In the delightfully unconventional rom-com, Slate and Day are endlessly charming as Emma and Peter, two lovelorn strangers who meet and become “sadness sisters” after they’re both dumped. They hatch a plot to reunite with their exes (Scott Eastwood and Gina Rodriguez) by sabotaging things with their new partners (Clark Backo and Manny Jacinto), though naturally things do not go as planned. It’s a mostly refreshing movie filled with horrible decision-making and “Little Shop of Horrors” tunes.

Where to watch: Amazon Prime

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If you’re a fan of empowering teenage tales: ‘Tall Girl 2’

The fairly formulaic coming-of-age sequel returns the best aspect from the 2019 original: 6-foot-plus star Ava Michelle. In the first film, Jodi taught her bullies a lesson, gained confidence and found a boyfriend in her lifelong pal (Griffin Gluck). Now, the newly popular girl faces self-doubt starring in the school musical but discovers a new love interest (Jan Luis Castellanos).

Where to watch: Netflix

If you yearn for a romantic whimsy: ‘The Sky Is Everywhere’

Based on the Jandy Nelson young adult novel, the fantastical and soulful teen drama stars Grace Kaufman as Lennie, a teen clarinet prodigy struggling to move on after the sudden death of her sister. Questioning everything and unable to play like she once did, Lennie finds new hope (and possibly something more) with a guitar-playing classmate (Jacques Colimon). They make literal musical magic together, yet Lennie’s also drawn to her late sibling’s boyfriend (Pico Alexander) by their shared grief.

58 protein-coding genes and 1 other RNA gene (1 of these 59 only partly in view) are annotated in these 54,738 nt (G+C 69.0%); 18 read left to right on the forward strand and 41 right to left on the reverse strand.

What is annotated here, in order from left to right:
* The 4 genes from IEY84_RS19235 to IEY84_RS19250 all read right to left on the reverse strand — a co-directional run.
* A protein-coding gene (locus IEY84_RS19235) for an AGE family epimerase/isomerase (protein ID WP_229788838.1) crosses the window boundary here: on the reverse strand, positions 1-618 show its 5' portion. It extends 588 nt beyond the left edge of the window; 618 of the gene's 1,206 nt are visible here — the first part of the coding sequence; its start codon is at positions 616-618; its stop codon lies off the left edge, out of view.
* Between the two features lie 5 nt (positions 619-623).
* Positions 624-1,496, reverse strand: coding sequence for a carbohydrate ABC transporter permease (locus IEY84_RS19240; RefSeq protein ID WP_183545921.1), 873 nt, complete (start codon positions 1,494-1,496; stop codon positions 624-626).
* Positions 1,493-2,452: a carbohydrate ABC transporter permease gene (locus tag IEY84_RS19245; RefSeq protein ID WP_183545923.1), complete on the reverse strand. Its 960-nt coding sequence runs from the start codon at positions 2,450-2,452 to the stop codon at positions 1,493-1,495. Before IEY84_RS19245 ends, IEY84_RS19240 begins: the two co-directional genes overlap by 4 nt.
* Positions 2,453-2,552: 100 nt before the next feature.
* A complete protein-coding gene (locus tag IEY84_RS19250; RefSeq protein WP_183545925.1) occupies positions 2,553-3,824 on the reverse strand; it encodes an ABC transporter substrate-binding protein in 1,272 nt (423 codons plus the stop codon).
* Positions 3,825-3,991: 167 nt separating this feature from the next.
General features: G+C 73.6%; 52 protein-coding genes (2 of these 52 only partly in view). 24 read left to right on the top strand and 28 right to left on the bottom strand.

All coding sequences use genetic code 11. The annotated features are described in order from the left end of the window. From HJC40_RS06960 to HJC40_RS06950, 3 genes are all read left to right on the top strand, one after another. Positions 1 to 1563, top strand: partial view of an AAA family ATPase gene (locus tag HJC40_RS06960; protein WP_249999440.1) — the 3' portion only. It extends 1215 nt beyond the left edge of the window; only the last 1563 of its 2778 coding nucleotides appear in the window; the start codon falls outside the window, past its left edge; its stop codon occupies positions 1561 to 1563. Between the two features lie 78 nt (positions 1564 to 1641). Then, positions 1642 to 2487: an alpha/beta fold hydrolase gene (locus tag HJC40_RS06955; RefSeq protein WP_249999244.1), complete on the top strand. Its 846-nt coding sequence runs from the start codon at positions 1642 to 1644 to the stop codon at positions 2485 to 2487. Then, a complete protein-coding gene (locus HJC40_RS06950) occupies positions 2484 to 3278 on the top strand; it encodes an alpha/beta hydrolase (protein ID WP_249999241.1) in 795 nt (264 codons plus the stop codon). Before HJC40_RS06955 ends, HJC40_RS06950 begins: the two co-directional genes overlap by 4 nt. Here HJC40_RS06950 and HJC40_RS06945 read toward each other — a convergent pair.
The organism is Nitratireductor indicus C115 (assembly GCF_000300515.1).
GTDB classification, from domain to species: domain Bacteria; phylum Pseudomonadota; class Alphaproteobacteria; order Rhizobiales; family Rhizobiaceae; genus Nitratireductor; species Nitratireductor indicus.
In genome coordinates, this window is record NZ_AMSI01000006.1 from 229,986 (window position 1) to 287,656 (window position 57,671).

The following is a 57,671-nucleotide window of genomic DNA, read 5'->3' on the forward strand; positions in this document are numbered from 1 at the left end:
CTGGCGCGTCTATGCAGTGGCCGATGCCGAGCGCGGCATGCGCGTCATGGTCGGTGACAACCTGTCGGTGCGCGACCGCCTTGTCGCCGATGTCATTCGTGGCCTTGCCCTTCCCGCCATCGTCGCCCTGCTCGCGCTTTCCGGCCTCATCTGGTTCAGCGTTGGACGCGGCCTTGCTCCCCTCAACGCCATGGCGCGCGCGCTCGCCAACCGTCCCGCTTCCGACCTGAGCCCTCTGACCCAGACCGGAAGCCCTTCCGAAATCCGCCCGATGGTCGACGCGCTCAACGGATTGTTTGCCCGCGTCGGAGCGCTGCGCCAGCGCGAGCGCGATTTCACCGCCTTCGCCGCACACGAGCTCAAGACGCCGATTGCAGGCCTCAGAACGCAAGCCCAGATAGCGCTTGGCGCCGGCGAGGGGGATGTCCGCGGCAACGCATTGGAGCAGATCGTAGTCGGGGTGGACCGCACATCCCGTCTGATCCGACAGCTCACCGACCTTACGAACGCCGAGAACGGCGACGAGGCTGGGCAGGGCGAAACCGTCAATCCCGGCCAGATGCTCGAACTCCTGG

Where to watch: In theaters and on Apple TV+

If you’re a Liam Neeson completist: ‘Blacklight’

He doesn’t kill a whole bunch of people but Neeson’s back on his action game in this so-so thriller, starring as an obsessive-compulsive FBI agent who extracts colleagues from sticky and dangerous situations but is also thinking of retirement to spend time with his granddaughter. When a young operative (Taylor John Smith) goes rogue and claims to have uncovered a government plot to kill civilians, the old man reaches out to an investigative journalist (Emmy Raver-Lampman) to find out the truth. If nothing else, your dad will love it.

Where to watch: In theaters

If you believe in ghosts and/or love: ‘The In Between’

A cheeseball teen-movie take on “Ghost,” the supernatural love story centers on young photographer Tessa (Joey King) who’s having trouble moving past the traffic accident that took the life of her boyfriend Skylar (Kyle Allen) and put her in the hospital with a fractured heart. You don’t have to be psychic Whoopi Goldberg to see where this is going, as strange circumstances lead Tessa to believe that Skylar’s trying to reach her from the afterlife in a drama that’s actually got style and a haunting quality undone by emotional manipulation.

Where to watch: Paramount+

Also on streaming

  • The Oscar-nominated documentary “Summer of Soul,” director Questlove’s chronicle of the 1969 Harlem Cultural Festival, has been streaming on Hulu but is now on Apple TV and other on-demand platforms.
  • The comedy “Red Rocket,” a comeback of sorts for former MTV VJ Simon Rex (who plays a porn star returning to his Texas hometown), is available on demand.